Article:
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Rents Are Going Up Quickly, Everywhere

July 20, 2021

Visualizing Rent Growth Across the Country

The chart below provides a bird's eye view of rent changes in the United States over time. Each row represents one of the nation's 100 largest cities, sorted from most-populous at the top (New York City, NY) to least-populous at the bottom (Tacoma, WA). Each column represents a month, from January 2018 to June 2021. The color of each cell represents the extent to which rent prices went up (red) or down (blue) in that city in that month.

The Pandemic-Era Rent Story

In 2018 and 2019, rent growth in most cities followed a fairly predictable seasonal trend. Vertical bands of red and blue show how prices typically rise during Spring and Summer and then fall during the Winter.

The pattern obviously broke in April 2020, when prices fell nearly everywhere for three consecutive months. These are the months when families were instructed to shelter-in-place and many renters moved in with family, opening vacancies and dramatically slowing activity in the rental market.

The second half of 2020 was characterized by stark regional variation in rent growth. Many smaller, more-affordable markets saw prices rebound quickly, and in cities such as Boise, ID and Fresno, CA, rent growth actually -began to surpass pre-pandemic levels. But a handful of dark blue horizontal bars represent the expensive, urban markets where prices fell precipitously throughout the year. In some, like San Francisco, Boston, and Seattle, prices fell more than 20 percent throughout the year.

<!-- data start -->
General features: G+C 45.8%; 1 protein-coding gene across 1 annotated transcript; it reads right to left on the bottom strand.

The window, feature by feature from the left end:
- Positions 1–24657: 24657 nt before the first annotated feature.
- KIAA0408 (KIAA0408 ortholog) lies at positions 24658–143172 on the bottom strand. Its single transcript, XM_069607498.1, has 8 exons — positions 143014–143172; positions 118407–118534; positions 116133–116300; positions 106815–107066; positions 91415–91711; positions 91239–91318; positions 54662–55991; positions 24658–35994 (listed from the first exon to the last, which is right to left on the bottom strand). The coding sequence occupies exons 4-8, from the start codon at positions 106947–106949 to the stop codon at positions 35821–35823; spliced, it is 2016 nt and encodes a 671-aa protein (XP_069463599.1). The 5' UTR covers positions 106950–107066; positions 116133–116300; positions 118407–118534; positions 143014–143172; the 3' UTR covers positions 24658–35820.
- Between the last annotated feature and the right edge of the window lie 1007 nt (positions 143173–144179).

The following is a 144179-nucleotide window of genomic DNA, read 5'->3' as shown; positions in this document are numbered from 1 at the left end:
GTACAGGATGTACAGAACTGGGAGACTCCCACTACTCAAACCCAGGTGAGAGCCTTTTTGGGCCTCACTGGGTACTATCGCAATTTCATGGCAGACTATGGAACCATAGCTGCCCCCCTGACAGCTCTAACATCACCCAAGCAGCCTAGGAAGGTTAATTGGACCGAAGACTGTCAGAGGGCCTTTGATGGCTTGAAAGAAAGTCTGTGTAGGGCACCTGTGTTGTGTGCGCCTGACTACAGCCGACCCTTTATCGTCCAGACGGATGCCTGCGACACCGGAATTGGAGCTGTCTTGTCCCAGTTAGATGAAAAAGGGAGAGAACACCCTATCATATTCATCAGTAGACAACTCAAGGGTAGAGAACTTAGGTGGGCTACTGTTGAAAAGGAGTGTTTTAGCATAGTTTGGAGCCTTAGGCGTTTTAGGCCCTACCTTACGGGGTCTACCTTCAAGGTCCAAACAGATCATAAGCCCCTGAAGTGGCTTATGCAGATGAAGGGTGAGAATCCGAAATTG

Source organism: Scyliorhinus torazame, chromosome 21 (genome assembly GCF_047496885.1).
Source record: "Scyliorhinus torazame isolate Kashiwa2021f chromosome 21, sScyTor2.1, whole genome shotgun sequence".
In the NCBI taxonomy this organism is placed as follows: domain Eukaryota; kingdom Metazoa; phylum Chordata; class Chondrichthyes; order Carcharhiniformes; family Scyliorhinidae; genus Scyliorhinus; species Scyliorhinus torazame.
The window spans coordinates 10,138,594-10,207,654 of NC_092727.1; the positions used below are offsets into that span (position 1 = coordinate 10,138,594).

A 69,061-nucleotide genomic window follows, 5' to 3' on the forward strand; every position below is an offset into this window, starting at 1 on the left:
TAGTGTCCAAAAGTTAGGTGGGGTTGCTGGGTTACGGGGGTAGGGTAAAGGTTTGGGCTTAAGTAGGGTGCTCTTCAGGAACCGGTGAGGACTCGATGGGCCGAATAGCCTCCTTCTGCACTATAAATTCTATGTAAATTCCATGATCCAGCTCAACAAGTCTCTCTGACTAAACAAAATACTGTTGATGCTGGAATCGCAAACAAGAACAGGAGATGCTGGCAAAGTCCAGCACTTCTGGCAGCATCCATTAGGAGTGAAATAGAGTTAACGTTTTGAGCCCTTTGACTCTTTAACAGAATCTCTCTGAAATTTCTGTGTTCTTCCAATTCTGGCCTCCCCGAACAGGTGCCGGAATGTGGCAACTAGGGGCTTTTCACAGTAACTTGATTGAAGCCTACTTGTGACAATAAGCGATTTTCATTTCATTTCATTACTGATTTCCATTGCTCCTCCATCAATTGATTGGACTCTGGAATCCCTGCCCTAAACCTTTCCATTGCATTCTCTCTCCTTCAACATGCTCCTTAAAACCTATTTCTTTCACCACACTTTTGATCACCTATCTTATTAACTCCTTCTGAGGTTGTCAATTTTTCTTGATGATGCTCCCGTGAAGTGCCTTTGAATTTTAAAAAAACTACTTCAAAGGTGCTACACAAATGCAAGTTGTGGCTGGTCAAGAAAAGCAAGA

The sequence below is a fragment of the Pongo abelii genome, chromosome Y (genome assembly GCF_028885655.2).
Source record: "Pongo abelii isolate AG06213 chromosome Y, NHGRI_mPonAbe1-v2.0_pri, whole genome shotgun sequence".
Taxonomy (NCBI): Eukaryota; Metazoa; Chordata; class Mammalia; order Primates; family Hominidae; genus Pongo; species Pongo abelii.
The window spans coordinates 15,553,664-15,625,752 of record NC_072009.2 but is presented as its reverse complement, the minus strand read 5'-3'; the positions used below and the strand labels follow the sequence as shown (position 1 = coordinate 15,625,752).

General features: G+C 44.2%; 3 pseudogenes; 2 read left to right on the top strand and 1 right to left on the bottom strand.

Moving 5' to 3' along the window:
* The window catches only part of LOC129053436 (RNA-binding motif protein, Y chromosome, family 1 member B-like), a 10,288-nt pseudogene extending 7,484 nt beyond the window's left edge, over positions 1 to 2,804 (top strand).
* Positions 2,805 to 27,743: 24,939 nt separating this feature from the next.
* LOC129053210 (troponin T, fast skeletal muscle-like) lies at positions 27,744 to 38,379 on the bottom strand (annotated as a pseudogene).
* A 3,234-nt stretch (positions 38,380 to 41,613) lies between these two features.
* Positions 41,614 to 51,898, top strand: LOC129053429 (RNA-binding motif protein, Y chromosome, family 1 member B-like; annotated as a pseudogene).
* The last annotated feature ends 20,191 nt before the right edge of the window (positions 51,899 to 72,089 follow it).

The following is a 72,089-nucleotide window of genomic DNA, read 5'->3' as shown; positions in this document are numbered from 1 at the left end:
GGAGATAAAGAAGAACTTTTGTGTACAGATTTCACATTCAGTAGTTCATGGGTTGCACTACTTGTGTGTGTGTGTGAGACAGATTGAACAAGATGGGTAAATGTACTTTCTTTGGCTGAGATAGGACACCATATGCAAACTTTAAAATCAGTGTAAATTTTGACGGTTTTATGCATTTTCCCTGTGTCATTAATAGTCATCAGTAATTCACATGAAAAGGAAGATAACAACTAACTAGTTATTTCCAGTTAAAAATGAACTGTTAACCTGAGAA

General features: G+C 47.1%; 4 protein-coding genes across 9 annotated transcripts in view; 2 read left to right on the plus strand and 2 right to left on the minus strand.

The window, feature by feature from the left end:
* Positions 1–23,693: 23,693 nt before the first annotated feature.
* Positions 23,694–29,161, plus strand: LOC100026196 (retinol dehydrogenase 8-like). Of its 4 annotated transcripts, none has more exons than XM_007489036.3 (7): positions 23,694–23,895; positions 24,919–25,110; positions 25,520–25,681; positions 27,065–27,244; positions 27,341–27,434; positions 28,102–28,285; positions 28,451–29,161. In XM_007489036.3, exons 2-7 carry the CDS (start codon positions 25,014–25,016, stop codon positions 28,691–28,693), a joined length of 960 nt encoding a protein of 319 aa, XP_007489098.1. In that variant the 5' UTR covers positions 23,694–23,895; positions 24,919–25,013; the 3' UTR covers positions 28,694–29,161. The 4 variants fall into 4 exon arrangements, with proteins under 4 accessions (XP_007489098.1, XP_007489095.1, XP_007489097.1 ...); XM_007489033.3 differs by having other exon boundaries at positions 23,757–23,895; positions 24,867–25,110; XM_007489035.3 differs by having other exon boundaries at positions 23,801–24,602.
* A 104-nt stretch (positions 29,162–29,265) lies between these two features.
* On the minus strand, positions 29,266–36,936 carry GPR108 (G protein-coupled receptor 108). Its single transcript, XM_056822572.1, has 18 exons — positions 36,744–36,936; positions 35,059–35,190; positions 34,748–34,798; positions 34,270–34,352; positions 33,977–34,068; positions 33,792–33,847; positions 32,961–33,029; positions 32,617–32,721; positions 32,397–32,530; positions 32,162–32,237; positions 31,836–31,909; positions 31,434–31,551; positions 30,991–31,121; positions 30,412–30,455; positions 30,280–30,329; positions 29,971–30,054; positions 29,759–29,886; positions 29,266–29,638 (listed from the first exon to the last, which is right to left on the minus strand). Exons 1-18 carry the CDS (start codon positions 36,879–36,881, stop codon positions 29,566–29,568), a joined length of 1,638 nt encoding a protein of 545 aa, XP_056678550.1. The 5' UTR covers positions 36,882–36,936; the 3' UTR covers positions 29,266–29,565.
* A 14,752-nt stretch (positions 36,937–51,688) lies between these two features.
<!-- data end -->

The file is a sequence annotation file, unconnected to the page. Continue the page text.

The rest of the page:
But in 2021, regional differences have given way to rapid, ubiquitous price increases. Since January 2021, our national price index has increased 9.2 percent, a dramatic increase over the 2-3 percent growth we recorded in pre-pandemic years. And the markets where rents are rising the fastest today include a combination of smaller cities that got pricier in 2020 and larger urban centers that got cheaper in 2020. The table below shows the 15 cities with the fastest 2021 rent growth to date.

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Rob Warnock
Rob is a senior research associate at Apartment List, where he examines trends in the housing and rental markets. Previously he worked in public health policy, and before that, graduated from UCLA with a degree in Globalization. Read More
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